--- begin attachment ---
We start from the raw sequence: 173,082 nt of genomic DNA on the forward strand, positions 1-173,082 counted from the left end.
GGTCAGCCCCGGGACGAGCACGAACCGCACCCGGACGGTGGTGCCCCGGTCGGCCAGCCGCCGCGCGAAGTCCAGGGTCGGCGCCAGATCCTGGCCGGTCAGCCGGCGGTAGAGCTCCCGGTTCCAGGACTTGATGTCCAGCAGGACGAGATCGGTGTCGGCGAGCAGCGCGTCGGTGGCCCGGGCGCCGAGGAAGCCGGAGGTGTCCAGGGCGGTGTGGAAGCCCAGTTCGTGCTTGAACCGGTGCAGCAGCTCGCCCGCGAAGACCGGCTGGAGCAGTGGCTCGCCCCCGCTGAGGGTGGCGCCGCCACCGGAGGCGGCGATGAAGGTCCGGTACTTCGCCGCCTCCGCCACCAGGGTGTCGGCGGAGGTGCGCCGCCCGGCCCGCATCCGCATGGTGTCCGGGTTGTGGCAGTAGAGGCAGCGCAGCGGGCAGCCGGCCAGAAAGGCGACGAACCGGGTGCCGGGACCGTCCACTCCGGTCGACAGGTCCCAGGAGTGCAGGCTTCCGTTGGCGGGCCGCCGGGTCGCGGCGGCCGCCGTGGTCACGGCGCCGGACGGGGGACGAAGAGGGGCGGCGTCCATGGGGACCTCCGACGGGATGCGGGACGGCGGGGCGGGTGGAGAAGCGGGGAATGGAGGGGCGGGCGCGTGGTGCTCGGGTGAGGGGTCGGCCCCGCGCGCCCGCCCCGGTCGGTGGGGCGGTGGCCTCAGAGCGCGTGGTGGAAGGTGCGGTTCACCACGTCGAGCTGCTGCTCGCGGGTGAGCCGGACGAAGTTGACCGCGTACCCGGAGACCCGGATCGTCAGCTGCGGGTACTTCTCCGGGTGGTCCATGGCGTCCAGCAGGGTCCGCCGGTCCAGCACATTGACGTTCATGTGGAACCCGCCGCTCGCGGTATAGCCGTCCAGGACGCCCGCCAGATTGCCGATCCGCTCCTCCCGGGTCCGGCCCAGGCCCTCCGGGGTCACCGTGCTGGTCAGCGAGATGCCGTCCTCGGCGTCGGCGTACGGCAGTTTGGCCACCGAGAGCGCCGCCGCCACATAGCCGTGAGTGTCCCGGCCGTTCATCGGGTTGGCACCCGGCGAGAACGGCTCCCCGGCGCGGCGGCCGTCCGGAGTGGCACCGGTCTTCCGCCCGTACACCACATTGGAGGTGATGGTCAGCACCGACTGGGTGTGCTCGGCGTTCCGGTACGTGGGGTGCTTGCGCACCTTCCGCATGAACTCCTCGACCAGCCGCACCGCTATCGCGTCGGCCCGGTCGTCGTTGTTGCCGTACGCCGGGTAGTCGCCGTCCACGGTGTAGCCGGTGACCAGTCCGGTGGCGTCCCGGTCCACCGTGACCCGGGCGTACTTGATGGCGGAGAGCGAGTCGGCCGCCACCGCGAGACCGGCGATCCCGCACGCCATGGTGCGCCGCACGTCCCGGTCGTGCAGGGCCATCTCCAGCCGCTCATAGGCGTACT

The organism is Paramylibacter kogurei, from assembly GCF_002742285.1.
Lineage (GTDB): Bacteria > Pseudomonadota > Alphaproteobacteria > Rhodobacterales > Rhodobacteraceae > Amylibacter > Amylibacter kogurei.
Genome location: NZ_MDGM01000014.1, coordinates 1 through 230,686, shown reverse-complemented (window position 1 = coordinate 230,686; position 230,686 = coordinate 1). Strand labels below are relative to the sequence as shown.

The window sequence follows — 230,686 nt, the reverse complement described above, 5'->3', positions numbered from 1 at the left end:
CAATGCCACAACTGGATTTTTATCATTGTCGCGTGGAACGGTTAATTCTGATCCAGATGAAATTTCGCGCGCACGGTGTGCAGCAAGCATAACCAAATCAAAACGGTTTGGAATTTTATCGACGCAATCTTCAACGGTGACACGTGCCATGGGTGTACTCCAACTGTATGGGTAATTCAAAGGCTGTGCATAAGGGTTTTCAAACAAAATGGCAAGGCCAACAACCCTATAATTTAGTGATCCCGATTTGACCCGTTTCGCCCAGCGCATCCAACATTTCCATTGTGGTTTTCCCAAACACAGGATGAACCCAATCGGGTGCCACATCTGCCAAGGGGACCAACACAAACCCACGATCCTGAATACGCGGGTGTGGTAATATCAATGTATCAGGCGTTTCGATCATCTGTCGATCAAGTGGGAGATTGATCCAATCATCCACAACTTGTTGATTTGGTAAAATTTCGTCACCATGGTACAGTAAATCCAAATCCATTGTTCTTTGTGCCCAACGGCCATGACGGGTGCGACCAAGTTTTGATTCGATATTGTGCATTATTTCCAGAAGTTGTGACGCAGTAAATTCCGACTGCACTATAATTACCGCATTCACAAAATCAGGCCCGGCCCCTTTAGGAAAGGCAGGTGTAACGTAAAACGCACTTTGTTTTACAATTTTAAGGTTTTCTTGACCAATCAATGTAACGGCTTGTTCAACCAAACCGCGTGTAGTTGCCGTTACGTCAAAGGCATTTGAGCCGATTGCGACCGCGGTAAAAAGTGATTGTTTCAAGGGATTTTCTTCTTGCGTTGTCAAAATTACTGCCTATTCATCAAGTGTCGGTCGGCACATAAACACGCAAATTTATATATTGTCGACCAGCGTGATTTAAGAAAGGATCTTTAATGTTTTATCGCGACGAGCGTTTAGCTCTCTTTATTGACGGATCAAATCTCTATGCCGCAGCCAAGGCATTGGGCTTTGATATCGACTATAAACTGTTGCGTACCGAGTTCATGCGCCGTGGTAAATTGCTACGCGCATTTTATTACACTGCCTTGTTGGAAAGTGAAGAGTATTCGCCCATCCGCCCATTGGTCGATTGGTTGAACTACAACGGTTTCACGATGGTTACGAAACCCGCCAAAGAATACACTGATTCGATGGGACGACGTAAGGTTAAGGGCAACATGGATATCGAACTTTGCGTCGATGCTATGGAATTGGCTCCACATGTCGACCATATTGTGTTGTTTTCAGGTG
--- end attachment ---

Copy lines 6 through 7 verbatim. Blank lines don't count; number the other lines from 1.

The window sequence follows — 230,686 nt, the reverse complement described above, 5'->3', positions numbered from 1 at the left end:
CAATGCCACAACTGGATTTTTATCATTGTCGCGTGGAACGGTTAATTCTGATCCAGATGAAATTTCGCGCGCACGGTGTGCAGCAAGCATAACCAAATCAAAACGGTTTGGAATTTTATCGACGCAATCTTCAACGGTGACACGTGCCATGGGTGTACTCCAACTGTATGGGTAATTCAAAGGCTGTGCATAAGGGTTTTCAAACAAAATGGCAAGGCCAACAACCCTATAATTTAGTGATCCCGATTTGACCCGTTTCGCCCAGCGCATCCAACATTTCCATTGTGGTTTTCCCAAACACAGGATGAACCCAATCGGGTGCCACATCTGCCAAGGGGACCAACACAAACCCACGATCCTGAATACGCGGGTGTGGTAATATCAATGTATCAGGCGTTTCGATCATCTGTCGATCAAGTGGGAGATTGATCCAATCATCCACAACTTGTTGATTTGGTAAAATTTCGTCACCATGGTACAGTAAATCCAAATCCATTGTTCTTTGTGCCCAACGGCCATGACGGGTGCGACCAAGTTTTGATTCGATATTGTGCATTATTTCCAGAAGTTGTGACGCAGTAAATTCCGACTGCACTATAATTACCGCATTCACAAAATCAGGCCCGGCCCCTTTAGGAAAGGCAGGTGTAACGTAAAACGCACTTTGTTTTACAATTTTAAGGTTTTCTTGACCAATCAATGTAACGGCTTGTTCAACCAAACCGCGTGTAGTTGCCGTTACGTCAAAGGCATTTGAGCCGATTGCGACCGCGGTAAAAAGTGATTGTTTCAAGGGATTTTCTTCTTGCGTTGTCAAAATTACTGCCTATTCATCAAGTGTCGGTCGGCACATAAACACGCAAATTTATATATTGTCGACCAGCGTGATTTAAGAAAGGATCTTTAATGTTTTATCGCGACGAGCGTTTAGCTCTCTTTATTGACGGATCAAATCTCTATGCCGCAGCCAAGGCATTGGGCTTTGATATCGACTATAAACTGTTGCGTACCGAGTTCATGCGCCGTGGTAAATTGCTACGCGCATTTTATTACACTGCCTTGTTGGAAAGTGAAGAGTATTCGCCCATCCGCCCATTGGTCGATTGGTTGAACTACAACGGTTTCACGATGGTTACGAAACCCGCCAAAGAATACACTGATTCGATGGGACGACGTAAGGTTAAGGGCAACATGGATATCGAACTTTGCGTCGATGCTATGGAATTGGCTCCACATGTCGACCATATTGTGTTGTTTTCAGGTG